More than two dozen faith leaders are pressuring President Obama to ensure that U.S. foreign policy doesn’t prevent women around the globe from accessing safe and legal abortion — particularly in the extreme cases that are typically exempted even under harsh abortion bans. The religious figures say that maintaining women’s access to safe abortion care in cases of rape, incest, and life endangerment is a “moral imperative.”
The leaders of groups like the Religious Coalition for Reproductive Choice, the Interfaith Alliance, the United Church of Christ, the National Coalition of American Nuns, the Methodist Federation for Social Action, and the National Council of Jewish Women have signed onto a letter asking the president to clarify his current policy related to foreign aid. They point out that confusion surrounding the existing law is denying rape victims the access to the health care they need.
“Although we come from different religious traditions, we are united in our belief that women and girls who face sexual violence and rape deserve meaningful access to the full range of reproductive healthcare options, including safe abortion,” the faith leaders write.
Right now, the Helms Amendment prohibits federal assistance from funding abortion services abroad. Helms technically has exceptions for women who need abortion care as a result of rape, incest, or life-threatening health issues — but that’s not actually how it ends up working in practice. Health workers are confused about what exactly the policy requires, and they’re also afraid of breaking the law and losing all their funding. That’s essentially resulted in a total ban on abortion services, and a gag order on any medical information related to ending a pregnancy.
The Helms Amendment doesn’t just prevent organizations from providing reproductive health care. It also means that the NGOs receiving U.S. aid are refusing to provide abortion referrals for women who come to them seeking information about ending a pregnancy. They’re refraining from providing any information about safe abortion on their websites. And they’re often wary to partner with other nonprofit organizations that are more open about their support for abortion rights.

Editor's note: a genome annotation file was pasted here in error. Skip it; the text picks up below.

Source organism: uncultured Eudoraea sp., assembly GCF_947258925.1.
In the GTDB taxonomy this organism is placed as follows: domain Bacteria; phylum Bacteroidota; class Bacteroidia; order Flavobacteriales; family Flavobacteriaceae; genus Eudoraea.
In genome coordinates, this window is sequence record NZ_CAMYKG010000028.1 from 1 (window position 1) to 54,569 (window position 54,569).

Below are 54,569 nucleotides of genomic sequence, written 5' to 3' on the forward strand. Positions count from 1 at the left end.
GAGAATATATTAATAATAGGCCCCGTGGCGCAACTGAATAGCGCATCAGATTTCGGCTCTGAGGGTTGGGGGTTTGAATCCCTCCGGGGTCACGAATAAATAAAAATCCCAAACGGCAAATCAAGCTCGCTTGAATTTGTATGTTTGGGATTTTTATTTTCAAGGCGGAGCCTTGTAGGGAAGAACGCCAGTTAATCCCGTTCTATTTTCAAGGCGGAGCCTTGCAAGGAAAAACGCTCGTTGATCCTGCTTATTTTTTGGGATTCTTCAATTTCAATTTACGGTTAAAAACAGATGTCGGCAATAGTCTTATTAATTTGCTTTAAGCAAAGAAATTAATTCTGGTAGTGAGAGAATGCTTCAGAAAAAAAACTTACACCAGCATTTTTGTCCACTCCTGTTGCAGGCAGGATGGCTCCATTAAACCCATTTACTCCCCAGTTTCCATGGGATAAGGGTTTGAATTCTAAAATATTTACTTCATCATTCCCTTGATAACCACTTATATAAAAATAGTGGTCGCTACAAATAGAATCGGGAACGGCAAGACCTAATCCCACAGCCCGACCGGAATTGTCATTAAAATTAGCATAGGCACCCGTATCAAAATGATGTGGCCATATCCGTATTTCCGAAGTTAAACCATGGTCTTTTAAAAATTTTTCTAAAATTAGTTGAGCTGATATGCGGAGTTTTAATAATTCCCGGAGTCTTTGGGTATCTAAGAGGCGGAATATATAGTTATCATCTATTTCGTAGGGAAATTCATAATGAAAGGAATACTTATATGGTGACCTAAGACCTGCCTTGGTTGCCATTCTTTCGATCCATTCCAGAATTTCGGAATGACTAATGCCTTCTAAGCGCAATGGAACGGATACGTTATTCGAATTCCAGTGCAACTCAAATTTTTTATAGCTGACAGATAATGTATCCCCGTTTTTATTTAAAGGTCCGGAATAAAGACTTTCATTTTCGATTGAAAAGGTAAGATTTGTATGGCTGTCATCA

Considering the fact that more than 20 million women around the globe resort to dangerous abortion options because they can’t access a safe and legal procedure, those dynamics have serious consequences.
“We believe that it is unacceptable — and in fact immoral — for our nation to continue to apply the Helms amendment incorrectly,” the open letter to President Obama states. “While ultimately we seek elimination of this law, at a minimum the executive branch of the U.S. government should clarify existing law so that in the cases of rape, incest and life endangerment, U.S. foreign assistance is allowed to support abortion access.”
The faith groups’ activism falls in line with a broader global push to save women’s lives by improving access to abortion services. In March, public health and human rights leaders from over 30 countries released a new declaration calling for better policies to prevent unsafe abortions, which kill about one woman every eight minutes. That coalition is also trying to pressure the U.S. government to implement Helms correctly. And some lawmakers here at home are currently fighting to increase access to legal abortion for Peace Corps volunteers serving abroad.
Although many Americans likely associate religious groups with a fierce opposition to abortion, the majority of them don’t actually support overturning Roe v. Wade. And many people of faith have been firmly committed to preventing women from dying from unsafe abortions for decades. Before abortion was legalized in this country, a group of 1400 religious leaders formed the “Clergy Consultation Service” to help refer women to safe abortion options, believing it was their ethical responsibility to help women avoid medically risky situations.
Now, some faith leaders are actively working to change the perception that women’s health is always in conflict with religion. The Religious Coalition for Reproductive Choice (RCRC), one of the groups that signed onto the new letter, recently launched a campaign to encourage people of faith to speak up for reproductive rights. “For too long, the extreme Religious Right has dominated the public conversation about religion and sexuality,” RCRC’s president, Rev. Harry Knox, told ThinkProgress at the time.